The good defense, the bad defense and the 1-0 lead
AT&T CENTER — For all the talk of Lob City and Lobs Angeles (my personal favorite), the Los Angeles Clippers aren’t quite the high flying team you’d expect. The other LA played at a pace (92 possesions per game) that ranked near the very bottom of the NBA during the regular season (25th out of 30 teams to be exact). They don’t even get all that many shots at the rim.
But during the Clippers’ 108-92 loss to the San Antonio Spurs in Game 1 of the teams’ second round playoff series, pushing the pace (thanks to a few Spurs turnovers) was all Los Angeles could do to slow down the freight train of execution that is the silver and black.
The Clippers outscored the Spurs 17-6 on fast break points and had a puncher’s chance of beating the Western Conference’s #1 seed. But a 30-23 third quarter advantage for the Spurs, in which the Clips didn’t net a single fast break point, created enough separation for San Antonio’s deep rotation to take a one game advantage in the series.
“We were a little sluggish at the beginning, especially at the defensive end,” Manu Ginobili said. “Then we picked up and from the second quarter on we improved.”
After a 29-29 tie in the first period, the Spurs had advantages of eight and seven points in the next two quarters, taking a 87-72 lead into the fourth.
Spurs head coach Gregg Popovich, however, didn’t quite agree with Manu’s assessment.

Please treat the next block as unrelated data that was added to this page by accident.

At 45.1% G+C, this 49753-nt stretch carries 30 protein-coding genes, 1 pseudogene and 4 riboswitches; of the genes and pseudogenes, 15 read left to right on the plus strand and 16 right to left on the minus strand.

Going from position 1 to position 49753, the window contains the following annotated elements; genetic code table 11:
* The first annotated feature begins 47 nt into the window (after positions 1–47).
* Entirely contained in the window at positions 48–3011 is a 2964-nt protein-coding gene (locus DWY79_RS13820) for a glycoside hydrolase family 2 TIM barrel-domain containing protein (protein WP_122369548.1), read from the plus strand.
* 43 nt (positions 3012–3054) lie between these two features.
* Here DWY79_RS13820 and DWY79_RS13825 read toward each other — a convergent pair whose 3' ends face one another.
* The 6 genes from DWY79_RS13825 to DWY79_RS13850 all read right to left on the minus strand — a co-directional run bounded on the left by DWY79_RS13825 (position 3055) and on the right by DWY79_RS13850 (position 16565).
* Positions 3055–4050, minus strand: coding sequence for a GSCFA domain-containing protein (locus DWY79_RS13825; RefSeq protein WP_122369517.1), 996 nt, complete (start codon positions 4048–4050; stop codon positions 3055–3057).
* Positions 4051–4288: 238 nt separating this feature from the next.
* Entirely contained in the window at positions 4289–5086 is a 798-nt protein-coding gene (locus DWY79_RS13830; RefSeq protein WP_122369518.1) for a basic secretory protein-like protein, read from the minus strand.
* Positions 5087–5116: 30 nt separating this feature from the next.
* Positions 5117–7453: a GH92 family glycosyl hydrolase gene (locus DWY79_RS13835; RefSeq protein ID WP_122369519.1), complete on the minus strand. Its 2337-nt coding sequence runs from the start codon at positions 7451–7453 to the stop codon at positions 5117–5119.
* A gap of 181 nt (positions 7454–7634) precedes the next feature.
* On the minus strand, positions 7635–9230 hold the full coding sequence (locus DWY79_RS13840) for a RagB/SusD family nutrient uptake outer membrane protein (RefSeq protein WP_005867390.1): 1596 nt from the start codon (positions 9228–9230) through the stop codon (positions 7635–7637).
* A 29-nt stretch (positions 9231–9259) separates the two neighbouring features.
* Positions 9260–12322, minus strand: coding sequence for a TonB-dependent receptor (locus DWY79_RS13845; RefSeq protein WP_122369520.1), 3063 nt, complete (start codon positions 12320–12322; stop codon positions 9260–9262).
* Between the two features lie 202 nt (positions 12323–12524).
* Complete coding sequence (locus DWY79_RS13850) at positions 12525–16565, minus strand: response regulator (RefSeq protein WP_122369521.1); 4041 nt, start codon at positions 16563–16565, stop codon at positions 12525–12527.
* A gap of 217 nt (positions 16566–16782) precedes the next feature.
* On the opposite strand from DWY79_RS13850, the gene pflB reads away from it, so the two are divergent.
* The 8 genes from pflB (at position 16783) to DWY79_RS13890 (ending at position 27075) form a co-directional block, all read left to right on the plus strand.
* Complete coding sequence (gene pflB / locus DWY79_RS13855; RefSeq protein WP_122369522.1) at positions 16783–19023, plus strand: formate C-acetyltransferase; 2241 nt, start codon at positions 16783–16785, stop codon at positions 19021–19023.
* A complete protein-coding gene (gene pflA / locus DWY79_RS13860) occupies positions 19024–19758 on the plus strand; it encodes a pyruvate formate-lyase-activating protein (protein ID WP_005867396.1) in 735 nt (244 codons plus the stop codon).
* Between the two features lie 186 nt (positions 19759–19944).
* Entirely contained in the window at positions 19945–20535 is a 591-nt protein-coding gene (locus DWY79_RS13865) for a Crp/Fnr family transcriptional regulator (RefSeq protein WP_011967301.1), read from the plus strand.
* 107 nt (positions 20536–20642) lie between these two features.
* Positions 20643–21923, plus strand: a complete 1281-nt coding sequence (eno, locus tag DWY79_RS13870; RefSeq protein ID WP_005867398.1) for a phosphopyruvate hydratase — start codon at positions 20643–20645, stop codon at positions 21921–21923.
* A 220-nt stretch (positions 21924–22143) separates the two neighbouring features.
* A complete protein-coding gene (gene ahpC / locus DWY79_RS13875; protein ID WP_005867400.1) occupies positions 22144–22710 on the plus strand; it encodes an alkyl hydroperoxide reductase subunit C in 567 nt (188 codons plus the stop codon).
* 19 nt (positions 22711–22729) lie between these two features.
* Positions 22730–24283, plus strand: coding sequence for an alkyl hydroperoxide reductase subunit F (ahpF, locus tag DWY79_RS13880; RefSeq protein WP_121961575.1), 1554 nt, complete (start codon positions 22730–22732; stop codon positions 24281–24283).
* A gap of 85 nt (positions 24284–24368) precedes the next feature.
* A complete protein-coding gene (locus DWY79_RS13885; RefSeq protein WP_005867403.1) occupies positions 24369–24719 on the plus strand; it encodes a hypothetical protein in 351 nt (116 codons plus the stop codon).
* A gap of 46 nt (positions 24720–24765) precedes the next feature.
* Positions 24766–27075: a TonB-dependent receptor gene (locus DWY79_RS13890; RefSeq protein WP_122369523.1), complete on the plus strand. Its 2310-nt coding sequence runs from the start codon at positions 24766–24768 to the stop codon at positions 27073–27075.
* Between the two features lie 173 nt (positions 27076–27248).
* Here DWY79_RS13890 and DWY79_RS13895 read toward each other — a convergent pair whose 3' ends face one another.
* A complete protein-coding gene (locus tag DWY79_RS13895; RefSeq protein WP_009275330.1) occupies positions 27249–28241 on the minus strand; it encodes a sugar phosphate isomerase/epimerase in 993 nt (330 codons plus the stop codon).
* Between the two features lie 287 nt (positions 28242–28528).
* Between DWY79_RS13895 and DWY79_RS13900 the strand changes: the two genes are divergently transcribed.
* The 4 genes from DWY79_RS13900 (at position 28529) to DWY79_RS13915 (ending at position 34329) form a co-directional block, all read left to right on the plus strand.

“Just because we won the game tonight doesn’t mean we played good defense,” Coach Pop said postgame.
While Pop is correct, the Spurs’ transition defense needs to improve greatly, the team’s half court defense was very effective. San Antonio held the Clippers to 41% shooting in the half court. That’s really good. That’s old school, it’s-still-called-the-SBC-Center good.
Friend of 48MoH Sebastian Pruiti pointed out on Twitter last night that the Spurs held Chris Paul to .778 points per possession on side pick-and-rolls in Game 1. These are possessions that Chris Paul finishes the play as the ball handler, whether it ends in a shot, assist, turnover, foul, etc. As Pruiti also pointed out, the Spurs were so good at defending it in the first half that the Clips ran that type of play only once in the second half.
Trends from Game 1 are pointing to an impending doom for the Clippers. If they can’t score in the half court, but don’t traditionally push the pace enough to score a lot in transition, what do they do? Play the starters more?
That may not be the answer. The Spurs starters had an offensive rating of 138.1 in Game 1 (138.1 points per 100 possessions). The Clippers starters had a defensive rating of 129 (129 points allowed per 100 possessions) and just a 100 OffRtg.
The Spurs had several days to prepare for the Clippers, far longer than Los Angeles had to recover from simply getting out of the first round. And while not all was perfect for the Spurs in Game 1, they’ve laid the foundation a short series by not only earning a 1-0 lead, but by taking away the Clippers strengths and leaving them with weapons not strong enough to strike a fatal blow.